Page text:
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PC Magazine

PC Magazine May 2016

PC Magazine provides lab-tested reviews, detailed tips and how-tos, insightful feature stories, expert commentary, and the latest tech trends to help you at work, at home, and on the road. And for a limited time, we're offering a copy of Breakout: How Atari 8-Bit Computers Defined a Generation with new subscriptions. This brand-new book is all about what made Atari's computers great: excellent graphics and sound, flexible programming environment, and wide support.

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United States
Ziff Davis
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12 Issues

in this issue

3 min.
virtual reality is no 3d tv

There are three cardinal sins in technology journalism. The first is buying into the vendor-manufactured hype surrounding a new technology. Avoiding it isn’t easy. I was in many a room when Steve Jobs was pitching products, and he made you believe. The second sin is being so cynical about the industry that you lose sight of the fact that these innovations really are changing the world right before our eyes. The third sin, quite simply, is not knowing what you’re talking about. I’ve done my best to avoid all of these traps in my career, so believe me when I tell you that virtual reality is not the next 3D TV. In case you’ve forgotten, 3D television was one of the biggest technological flops of the last ten years. You wouldn’t…

2 min.
reader input

On the Case I really need to build a small PC due to extremely limited space. I want to pack in both 5.25- and 3.5-inch drives, without having any external stuff if at all possible. This is just what I want to build, a space away from my hubby and son who monopolize the big gaming PC in the family room. —Nancy Drew OUR ANSWER: This sounds like a terrific project, Nancy. The more computers, the merrier, I always say. Pretty much the best place to start when scoping out any build is Newegg.com. Beyond having an incredibly wide range of computer hardware for sale, it’s also one of the Web’s best research tools for learning anything you could want to know about it. Its product entries are loaded with useful spec information (and…

6 min.
intel’s “tick-tock” model is winding down

Nearly ten years ago, Intel formally unveiled the new design and manufacturing process it would use for its microprocessors. Before 2007, there was no exact, predictable alignment between the deployment of new manufacturing techniques at smaller process nodes and the debut of new architectures. From 2007 forward, Intel followed a distinct cadence: New process nodes would be designated as “ticks,” and new architectures built on the same process node would be called “tocks.” This approach ensured that Intel was never attempting to build a new CPU architecture at the same time it ramped a new process node, and gave the company almost a decade of steady (if slowing) progress. That era is over. In its recent 10-K filing, Intel stated the following: As part of our R&D efforts, we plan to introduce a…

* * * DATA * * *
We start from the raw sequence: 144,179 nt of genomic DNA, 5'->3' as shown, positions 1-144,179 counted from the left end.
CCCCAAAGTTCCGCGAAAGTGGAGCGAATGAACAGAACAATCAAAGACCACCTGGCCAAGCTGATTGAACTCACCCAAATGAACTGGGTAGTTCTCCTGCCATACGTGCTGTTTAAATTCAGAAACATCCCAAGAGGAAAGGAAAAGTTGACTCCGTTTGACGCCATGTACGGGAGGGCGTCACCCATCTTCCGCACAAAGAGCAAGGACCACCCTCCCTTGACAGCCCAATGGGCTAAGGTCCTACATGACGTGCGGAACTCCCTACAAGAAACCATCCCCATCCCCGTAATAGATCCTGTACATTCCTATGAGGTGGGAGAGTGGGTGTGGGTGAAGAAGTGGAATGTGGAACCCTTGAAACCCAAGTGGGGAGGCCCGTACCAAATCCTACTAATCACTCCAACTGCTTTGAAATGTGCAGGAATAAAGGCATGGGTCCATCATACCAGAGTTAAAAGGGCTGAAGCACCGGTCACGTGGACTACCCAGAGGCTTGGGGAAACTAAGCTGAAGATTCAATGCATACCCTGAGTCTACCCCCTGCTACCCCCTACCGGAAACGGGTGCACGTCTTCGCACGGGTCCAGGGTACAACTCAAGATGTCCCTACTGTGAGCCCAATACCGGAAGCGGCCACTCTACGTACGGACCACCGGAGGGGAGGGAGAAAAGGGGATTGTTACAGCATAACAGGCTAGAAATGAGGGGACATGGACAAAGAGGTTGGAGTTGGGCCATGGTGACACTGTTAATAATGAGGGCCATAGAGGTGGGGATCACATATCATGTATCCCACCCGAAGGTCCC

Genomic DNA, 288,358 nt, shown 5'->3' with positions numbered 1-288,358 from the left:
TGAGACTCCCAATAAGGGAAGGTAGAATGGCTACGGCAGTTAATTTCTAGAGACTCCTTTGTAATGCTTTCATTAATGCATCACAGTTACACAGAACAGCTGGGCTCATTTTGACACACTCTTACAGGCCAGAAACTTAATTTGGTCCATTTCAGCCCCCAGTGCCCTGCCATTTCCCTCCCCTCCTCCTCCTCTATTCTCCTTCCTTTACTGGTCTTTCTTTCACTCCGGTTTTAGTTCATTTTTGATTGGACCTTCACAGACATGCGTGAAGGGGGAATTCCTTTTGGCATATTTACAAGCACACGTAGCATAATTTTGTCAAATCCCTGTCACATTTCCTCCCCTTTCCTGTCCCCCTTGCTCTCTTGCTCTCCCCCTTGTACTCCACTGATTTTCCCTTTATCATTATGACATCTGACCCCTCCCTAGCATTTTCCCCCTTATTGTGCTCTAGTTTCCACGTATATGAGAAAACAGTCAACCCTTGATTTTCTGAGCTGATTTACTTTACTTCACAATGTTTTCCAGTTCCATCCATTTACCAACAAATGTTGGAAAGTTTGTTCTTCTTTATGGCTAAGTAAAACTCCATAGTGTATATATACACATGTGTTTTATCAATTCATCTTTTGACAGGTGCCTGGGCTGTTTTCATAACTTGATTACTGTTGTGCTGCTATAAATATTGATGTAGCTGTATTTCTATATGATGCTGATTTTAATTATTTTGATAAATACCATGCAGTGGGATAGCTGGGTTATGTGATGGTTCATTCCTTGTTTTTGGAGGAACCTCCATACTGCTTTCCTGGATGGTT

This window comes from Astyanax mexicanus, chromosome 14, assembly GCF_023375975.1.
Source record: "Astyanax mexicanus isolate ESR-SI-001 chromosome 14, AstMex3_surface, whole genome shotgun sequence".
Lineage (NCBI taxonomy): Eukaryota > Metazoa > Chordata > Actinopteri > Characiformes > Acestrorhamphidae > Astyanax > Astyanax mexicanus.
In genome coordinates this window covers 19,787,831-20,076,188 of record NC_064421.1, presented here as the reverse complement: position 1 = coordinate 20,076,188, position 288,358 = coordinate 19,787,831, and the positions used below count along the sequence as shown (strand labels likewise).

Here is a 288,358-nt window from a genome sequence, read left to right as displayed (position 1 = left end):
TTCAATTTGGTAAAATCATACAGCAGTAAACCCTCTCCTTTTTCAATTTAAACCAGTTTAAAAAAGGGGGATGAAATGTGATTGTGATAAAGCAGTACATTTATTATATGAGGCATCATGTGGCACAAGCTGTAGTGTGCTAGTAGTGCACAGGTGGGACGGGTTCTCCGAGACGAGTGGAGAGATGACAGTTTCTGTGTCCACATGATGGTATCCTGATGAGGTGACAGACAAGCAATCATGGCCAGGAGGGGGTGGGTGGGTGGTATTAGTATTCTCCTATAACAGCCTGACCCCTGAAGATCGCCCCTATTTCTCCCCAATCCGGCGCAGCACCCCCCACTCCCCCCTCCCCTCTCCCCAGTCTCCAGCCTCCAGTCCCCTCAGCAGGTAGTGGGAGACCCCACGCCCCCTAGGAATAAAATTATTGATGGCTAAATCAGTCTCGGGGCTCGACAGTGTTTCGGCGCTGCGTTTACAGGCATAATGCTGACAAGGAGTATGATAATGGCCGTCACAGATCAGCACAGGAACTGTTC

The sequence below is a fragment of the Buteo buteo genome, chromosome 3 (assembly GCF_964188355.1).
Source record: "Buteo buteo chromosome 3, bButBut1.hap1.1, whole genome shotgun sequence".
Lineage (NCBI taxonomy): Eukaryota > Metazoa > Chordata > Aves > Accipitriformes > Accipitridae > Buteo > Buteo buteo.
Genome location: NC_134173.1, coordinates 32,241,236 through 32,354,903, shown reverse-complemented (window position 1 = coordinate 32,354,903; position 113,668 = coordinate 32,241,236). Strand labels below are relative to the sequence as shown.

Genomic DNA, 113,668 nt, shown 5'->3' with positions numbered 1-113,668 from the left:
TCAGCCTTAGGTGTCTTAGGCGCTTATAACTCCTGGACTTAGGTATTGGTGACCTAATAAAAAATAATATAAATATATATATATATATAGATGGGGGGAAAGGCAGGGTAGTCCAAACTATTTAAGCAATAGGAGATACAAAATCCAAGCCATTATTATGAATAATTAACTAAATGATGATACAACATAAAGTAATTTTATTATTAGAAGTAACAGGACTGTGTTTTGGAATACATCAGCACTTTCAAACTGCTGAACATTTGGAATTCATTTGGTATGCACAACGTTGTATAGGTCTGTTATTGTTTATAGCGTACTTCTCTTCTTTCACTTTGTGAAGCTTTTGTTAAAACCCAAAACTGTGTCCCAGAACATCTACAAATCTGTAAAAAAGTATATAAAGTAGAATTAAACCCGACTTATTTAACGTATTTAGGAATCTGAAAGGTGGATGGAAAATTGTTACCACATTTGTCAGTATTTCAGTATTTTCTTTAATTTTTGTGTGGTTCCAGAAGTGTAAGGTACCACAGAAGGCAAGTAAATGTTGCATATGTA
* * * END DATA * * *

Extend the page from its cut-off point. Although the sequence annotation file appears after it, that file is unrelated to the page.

5 min.
want a new video card? wait a few months

In early April, Nvidia took the wraps off of its new GP100 GPU and gave us a look at what its top-end high-performance computing (HPC) configuration would look like come early 2017. Although this new card is explicitly aimed at the scientific computing market and Nvidia has said nothing about future consumer products, the information the company revealed confirms some of what we’ve privately heard about next-generation GPUs from both AMD and Nvidia. If you’re shopping for a new video card or just eyeing the market in general, we’d recommend waiting at least a few more months before pulling the trigger. It may even be worth waiting until the end of the year based on what we now know is coming down the pipe. WHAT TO EXPECT WHEN YOU’RE EXPECTING (A NEW…

6 min.
resistive computing: based on the human brain

With the recent rapid advances in machine learning has come a renaissance for neural networks, computer software that solves problems similar to the way the human brain does: by employing a complex process of pattern matching distributed across many virtual nodes, or “neurons.” Modern compute power has enabled neural networks to recognize images, speech, and faces, as well as to pilot self-driving cars and win at Go and Jeopardy!. Most computer scientists think that is only the beginning of what will ultimately be possible. Unfortunately, the hardware we use to train and run neural networks looks almost nothing like their architecture. That means it can take days or even weeks to train a neural network to solve a problem—even on a compute cluster—and then require a large amount of power…

6 min.
drone aviation 101

When James Barnes was a boy, his most cherished outdoor hobbies were racing slot cars and shooting off model rockets. Determined to get a new generation of kids excited about these simple activities—and get them away from their smartphone screens—Barnes opened Jersey Hobby after he retired from a career in the construction industry. But although Barnes still sells model rockets at his store, they’re not the hottest products on the sales floor. What are? The devices that could (maybe) be considered their 21st-century equivalents: drones. Jersey Hobby has been offering drone classes for about a year. If you buy a ready-to-fly model from the store, you’ll get a free lesson on using it. An instructor walks you through downloading to your phone any apps that may be required, calibrating the aircraft’s…